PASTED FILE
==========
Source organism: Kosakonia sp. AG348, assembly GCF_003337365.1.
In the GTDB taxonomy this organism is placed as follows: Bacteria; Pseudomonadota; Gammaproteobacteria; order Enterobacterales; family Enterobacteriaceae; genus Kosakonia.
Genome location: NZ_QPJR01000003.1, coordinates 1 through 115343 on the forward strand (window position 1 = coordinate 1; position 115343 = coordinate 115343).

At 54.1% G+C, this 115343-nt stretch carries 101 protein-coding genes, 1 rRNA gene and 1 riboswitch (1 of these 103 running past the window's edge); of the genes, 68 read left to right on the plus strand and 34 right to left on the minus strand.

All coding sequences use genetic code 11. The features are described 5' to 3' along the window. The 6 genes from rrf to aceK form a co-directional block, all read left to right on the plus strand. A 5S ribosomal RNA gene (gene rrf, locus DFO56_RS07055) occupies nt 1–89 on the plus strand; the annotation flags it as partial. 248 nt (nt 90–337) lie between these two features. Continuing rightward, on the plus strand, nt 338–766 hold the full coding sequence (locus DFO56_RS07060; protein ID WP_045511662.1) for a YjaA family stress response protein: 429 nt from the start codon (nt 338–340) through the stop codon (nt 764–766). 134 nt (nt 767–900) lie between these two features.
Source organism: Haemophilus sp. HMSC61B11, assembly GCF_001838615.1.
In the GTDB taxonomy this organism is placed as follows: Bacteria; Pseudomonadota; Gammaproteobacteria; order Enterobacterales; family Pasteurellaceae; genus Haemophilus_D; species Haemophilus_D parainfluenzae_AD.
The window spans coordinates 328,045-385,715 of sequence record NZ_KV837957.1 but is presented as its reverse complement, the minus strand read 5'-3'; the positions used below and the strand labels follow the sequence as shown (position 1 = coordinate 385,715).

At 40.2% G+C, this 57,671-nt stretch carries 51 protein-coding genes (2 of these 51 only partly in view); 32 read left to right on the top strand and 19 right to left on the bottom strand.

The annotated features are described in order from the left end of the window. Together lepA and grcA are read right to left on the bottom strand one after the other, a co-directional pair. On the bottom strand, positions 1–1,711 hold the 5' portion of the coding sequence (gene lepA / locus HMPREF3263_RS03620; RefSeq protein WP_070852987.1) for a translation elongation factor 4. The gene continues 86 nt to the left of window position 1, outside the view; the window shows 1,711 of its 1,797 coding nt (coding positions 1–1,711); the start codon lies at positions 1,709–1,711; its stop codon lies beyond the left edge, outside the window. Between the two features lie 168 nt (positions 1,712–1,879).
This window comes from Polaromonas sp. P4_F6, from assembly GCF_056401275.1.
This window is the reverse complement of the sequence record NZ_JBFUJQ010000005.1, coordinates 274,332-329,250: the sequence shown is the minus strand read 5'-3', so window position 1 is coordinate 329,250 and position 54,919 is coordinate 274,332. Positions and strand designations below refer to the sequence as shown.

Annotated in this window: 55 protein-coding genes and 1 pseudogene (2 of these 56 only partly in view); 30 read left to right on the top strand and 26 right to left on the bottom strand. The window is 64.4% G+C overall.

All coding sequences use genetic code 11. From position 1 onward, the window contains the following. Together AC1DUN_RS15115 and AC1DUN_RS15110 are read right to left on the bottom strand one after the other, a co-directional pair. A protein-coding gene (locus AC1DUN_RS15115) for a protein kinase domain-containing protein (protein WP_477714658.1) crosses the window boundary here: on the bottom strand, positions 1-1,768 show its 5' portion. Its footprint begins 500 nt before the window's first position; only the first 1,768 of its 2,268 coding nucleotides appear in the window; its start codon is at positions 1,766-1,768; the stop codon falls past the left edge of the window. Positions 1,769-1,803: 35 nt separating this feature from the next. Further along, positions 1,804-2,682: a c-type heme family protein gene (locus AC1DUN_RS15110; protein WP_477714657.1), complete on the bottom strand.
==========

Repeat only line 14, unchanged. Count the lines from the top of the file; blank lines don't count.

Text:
All coding sequences use genetic code 11. From position 1 onward, the window contains the following. Together AC1DUN_RS15115 and AC1DUN_RS15110 are read right to left on the bottom strand one after the other, a co-directional pair. A protein-coding gene (locus AC1DUN_RS15115) for a protein kinase domain-containing protein (protein WP_477714658.1) crosses the window boundary here: on the bottom strand, positions 1-1,768 show its 5' portion. Its footprint begins 500 nt before the window's first position; only the first 1,768 of its 2,268 coding nucleotides appear in the window; its start codon is at positions 1,766-1,768; the stop codon falls past the left edge of the window. Positions 1,769-1,803: 35 nt separating this feature from the next. Further along, positions 1,804-2,682: a c-type heme family protein gene (locus AC1DUN_RS15110; protein WP_477714657.1), complete on the bottom strand.